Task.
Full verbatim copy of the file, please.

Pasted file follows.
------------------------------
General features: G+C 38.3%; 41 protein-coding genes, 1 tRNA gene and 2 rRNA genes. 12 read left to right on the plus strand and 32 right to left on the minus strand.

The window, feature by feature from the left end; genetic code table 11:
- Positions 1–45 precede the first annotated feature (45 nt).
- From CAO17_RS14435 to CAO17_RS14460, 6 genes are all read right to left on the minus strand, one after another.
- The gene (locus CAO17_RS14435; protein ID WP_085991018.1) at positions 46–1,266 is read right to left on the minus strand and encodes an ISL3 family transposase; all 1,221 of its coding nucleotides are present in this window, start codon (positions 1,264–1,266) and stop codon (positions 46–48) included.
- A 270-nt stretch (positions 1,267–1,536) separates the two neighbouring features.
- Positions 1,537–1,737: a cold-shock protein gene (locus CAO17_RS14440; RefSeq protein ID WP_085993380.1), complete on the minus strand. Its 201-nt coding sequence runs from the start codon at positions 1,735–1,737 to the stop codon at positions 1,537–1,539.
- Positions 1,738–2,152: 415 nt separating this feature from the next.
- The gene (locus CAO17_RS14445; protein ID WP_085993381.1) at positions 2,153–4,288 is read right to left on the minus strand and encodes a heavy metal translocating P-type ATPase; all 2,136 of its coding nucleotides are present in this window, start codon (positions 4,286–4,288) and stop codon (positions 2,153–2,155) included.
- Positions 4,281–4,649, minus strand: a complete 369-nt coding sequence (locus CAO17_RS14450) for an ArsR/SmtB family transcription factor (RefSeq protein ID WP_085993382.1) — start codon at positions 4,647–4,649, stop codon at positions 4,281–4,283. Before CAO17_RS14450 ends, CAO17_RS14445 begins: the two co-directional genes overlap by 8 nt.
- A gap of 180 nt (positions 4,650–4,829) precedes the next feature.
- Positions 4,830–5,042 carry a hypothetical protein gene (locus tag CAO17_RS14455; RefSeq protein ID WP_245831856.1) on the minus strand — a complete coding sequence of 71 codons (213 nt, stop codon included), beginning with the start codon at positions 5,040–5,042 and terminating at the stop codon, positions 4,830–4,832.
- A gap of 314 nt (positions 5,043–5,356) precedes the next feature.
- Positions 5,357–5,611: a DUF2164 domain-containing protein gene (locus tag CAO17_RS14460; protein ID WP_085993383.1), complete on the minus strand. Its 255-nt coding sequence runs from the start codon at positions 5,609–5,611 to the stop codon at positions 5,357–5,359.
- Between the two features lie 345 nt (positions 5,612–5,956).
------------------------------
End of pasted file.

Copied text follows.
General features: G+C 38.3%; 41 protein-coding genes, 1 tRNA gene and 2 rRNA genes. 12 read left to right on the plus strand and 32 right to left on the minus strand.

The window, feature by feature from the left end; genetic code table 11:
- Positions 1–45 precede the first annotated feature (45 nt).
- From CAO17_RS14435 to CAO17_RS14460, 6 genes are all read right to left on the minus strand, one after another.
- The gene (locus CAO17_RS14435; protein ID WP_085991018.1) at positions 46–1,266 is read right to left on the minus strand and encodes an ISL3 family transposase; all 1,221 of its coding nucleotides are present in this window, start codon (positions 1,264–1,266) and stop codon (positions 46–48) included.
- A 270-nt stretch (positions 1,267–1,536) separates the two neighbouring features.
- Positions 1,537–1,737: a cold-shock protein gene (locus CAO17_RS14440; RefSeq protein ID WP_085993380.1), complete on the minus strand. Its 201-nt coding sequence runs from the start codon at positions 1,735–1,737 to the stop codon at positions 1,537–1,539.
- Positions 1,738–2,152: 415 nt separating this feature from the next.
- The gene (locus CAO17_RS14445; protein ID WP_085993381.1) at positions 2,153–4,288 is read right to left on the minus strand and encodes a heavy metal translocating P-type ATPase; all 2,136 of its coding nucleotides are present in this window, start codon (positions 4,286–4,288) and stop codon (positions 2,153–2,155) included.
- Positions 4,281–4,649, minus strand: a complete 369-nt coding sequence (locus CAO17_RS14450) for an ArsR/SmtB family transcription factor (RefSeq protein ID WP_085993382.1) — start codon at positions 4,647–4,649, stop codon at positions 4,281–4,283. Before CAO17_RS14450 ends, CAO17_RS14445 begins: the two co-directional genes overlap by 8 nt.
- A gap of 180 nt (positions 4,650–4,829) precedes the next feature.
- Positions 4,830–5,042 carry a hypothetical protein gene (locus tag CAO17_RS14455; RefSeq protein ID WP_245831856.1) on the minus strand — a complete coding sequence of 71 codons (213 nt, stop codon included), beginning with the start codon at positions 5,040–5,042 and terminating at the stop codon, positions 4,830–4,832.
- A gap of 314 nt (positions 5,043–5,356) precedes the next feature.
- Positions 5,357–5,611: a DUF2164 domain-containing protein gene (locus tag CAO17_RS14460; protein ID WP_085993383.1), complete on the minus strand. Its 255-nt coding sequence runs from the start codon at positions 5,609–5,611 to the stop codon at positions 5,357–5,359.
- Between the two features lie 345 nt (positions 5,612–5,956).